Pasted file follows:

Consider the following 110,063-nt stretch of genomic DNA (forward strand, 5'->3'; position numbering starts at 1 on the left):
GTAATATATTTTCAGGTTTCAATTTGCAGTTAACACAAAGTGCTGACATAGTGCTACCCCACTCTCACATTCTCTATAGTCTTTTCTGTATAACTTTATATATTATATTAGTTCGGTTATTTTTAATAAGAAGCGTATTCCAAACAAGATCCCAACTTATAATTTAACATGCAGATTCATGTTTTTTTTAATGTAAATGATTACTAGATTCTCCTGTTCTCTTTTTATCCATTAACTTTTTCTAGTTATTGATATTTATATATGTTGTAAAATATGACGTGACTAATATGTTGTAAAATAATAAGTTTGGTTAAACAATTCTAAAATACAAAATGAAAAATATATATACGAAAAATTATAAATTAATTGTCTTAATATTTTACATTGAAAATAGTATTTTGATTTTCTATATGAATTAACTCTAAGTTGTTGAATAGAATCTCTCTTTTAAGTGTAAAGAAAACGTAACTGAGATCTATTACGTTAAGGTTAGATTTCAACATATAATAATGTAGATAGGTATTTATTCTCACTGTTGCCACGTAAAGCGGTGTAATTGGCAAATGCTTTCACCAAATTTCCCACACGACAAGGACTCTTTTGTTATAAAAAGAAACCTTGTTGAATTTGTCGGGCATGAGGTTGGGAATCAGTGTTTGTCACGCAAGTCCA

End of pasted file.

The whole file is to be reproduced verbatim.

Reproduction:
Consider the following 110,063-nt stretch of genomic DNA (forward strand, 5'->3'; position numbering starts at 1 on the left):
GTAATATATTTTCAGGTTTCAATTTGCAGTTAACACAAAGTGCTGACATAGTGCTACCCCACTCTCACATTCTCTATAGTCTTTTCTGTATAACTTTATATATTATATTAGTTCGGTTATTTTTAATAAGAAGCGTATTCCAAACAAGATCCCAACTTATAATTTAACATGCAGATTCATGTTTTTTTTAATGTAAATGATTACTAGATTCTCCTGTTCTCTTTTTATCCATTAACTTTTTCTAGTTATTGATATTTATATATGTTGTAAAATATGACGTGACTAATATGTTGTAAAATAATAAGTTTGGTTAAACAATTCTAAAATACAAAATGAAAAATATATATACGAAAAATTATAAATTAATTGTCTTAATATTTTACATTGAAAATAGTATTTTGATTTTCTATATGAATTAACTCTAAGTTGTTGAATAGAATCTCTCTTTTAAGTGTAAAGAAAACGTAACTGAGATCTATTACGTTAAGGTTAGATTTCAACATATAATAATGTAGATAGGTATTTATTCTCACTGTTGCCACGTAAAGCGGTGTAATTGGCAAATGCTTTCACCAAATTTCCCACACGACAAGGACTCTTTTGTTATAAAAAGAAACCTTGTTGAATTTGTCGGGCATGAGGTTGGGAATCAGTGTTTGTCACGCAAGTCCA